Piaggio India recently reached an interesting milestone with the rollout of its 2.5 millionth small commercial vehicle (SCV) from the assembly line of the Baramati manufacturing plant. Diego Graffi, MD & CEO, Piaggio Vehicles Private Limited, definitely looked a very happy man when I started the conversation with him talking about this milestone at his office in Pune. I was actually keen to know what the next milestone would be on Piaggio’s horizon. Graffi was equally happy to answer that but only after talking about the first milestone! “It is very exciting, and a matter of pride for us at Piaggio. Piaggio started its journey in India in 1998.
So, reaching this milestone in a timespan of two decades is indeed a big achievement. Not many automotive companies are able to do this. For us, it does not just mean that we are capable of producing 2.5 million vehicles, but it also means that we are able to satisfy 2.5 million customers. Therefore, this is definitely a very big feat. It is also a big motivation for us to try and reach the next goal of 3.5 million vehicles in the shortest time possible. I think with the base that we have created so far, it will be much faster than what it took to reach us 2.5 million vehicles,” he shared with a lot of energy and enthusiasm.
Piaggio is also known as a premium two-wheeler brand while being a leader in the SCV segment in India. These two are completely different ends of the spectrum. So, I wanted to understand how difficult it would be to balance between these two roles. Graffi had a good explanation. He said: “If you look at the two major product brands representing these two segments – Vespa and Apé, these have been present not just here in India but also across the world.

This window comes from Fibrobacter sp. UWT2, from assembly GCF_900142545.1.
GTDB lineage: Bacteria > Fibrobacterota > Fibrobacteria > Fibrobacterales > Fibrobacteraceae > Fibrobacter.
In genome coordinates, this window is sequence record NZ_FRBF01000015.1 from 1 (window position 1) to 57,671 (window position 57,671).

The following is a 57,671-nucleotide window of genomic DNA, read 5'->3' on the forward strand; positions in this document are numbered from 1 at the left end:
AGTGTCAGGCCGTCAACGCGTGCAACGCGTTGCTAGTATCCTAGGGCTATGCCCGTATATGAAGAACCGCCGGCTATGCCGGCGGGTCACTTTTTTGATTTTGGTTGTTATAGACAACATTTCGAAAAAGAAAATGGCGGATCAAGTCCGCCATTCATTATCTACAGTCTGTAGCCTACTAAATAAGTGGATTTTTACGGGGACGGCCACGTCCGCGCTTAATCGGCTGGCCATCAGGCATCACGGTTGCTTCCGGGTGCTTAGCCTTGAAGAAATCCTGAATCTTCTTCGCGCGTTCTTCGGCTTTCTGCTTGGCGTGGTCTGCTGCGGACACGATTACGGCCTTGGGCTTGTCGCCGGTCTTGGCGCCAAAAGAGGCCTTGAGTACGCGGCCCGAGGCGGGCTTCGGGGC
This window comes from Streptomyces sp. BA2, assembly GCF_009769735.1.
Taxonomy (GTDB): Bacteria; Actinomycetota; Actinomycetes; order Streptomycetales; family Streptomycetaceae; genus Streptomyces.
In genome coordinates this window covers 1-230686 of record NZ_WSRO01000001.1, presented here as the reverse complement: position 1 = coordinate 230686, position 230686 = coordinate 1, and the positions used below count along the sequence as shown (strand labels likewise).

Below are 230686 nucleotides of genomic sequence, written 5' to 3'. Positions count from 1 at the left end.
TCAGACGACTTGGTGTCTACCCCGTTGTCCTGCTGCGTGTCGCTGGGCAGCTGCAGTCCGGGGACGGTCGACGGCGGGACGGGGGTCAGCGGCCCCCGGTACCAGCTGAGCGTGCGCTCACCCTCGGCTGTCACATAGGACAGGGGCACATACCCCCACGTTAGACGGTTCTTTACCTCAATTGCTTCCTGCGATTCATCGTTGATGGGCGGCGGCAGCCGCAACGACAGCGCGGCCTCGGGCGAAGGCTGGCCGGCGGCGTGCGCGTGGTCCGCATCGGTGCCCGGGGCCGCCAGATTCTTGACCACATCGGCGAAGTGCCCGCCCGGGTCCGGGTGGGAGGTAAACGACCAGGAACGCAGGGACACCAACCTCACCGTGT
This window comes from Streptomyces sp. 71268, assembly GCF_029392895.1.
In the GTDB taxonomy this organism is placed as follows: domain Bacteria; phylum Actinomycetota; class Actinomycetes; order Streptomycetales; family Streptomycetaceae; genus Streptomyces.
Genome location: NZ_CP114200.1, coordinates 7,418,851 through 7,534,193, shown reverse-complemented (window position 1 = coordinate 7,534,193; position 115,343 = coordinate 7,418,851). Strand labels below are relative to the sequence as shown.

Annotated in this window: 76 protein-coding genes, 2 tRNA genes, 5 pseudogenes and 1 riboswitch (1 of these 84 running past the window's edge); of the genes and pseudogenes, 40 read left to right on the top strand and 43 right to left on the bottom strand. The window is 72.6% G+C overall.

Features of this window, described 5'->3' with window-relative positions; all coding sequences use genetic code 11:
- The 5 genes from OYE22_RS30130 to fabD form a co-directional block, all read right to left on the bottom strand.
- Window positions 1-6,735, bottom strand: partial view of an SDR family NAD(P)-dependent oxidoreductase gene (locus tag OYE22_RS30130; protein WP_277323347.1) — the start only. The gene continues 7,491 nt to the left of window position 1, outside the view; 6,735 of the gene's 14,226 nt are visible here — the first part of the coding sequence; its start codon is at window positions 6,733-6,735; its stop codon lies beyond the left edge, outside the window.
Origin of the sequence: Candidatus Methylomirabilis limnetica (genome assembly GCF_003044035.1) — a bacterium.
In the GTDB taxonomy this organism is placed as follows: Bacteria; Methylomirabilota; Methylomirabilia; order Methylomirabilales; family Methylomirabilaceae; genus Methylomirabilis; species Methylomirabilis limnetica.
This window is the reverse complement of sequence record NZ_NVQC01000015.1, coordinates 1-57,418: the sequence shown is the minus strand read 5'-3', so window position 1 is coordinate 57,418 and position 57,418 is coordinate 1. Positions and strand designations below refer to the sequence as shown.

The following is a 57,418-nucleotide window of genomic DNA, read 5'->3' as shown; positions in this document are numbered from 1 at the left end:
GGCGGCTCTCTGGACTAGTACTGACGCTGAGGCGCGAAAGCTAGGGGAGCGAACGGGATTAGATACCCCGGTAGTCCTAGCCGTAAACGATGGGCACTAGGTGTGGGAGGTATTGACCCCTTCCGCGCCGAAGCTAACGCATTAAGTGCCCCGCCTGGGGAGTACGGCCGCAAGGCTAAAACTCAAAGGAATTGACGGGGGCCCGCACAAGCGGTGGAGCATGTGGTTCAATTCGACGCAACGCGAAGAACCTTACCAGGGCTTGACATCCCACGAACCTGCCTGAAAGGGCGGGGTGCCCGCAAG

These two brands and the products have been used by customers since a very long time with the same aim and same mission of satisfying customers. It is true that both products entered India at different times – Apé came about twenty years ago while Vespa arrived just a few years back. However, while we have introduced these brands at two different historical moments, they come with the same legacy. But you are right in saying that it must difficult to balance between the dual role since they have different usages and they are serving different customer base. What is important for us is to manage the customer experience with regards to both the segments and I think we have been doing it well.” So, what remains common between the two brands is the level of technology, Italian design and styling as well as Piaggio’s aim to provide great customer experience.
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“I am hoping that the revenue share of exports will cross 25 percent in the next 18 months to 24 months.”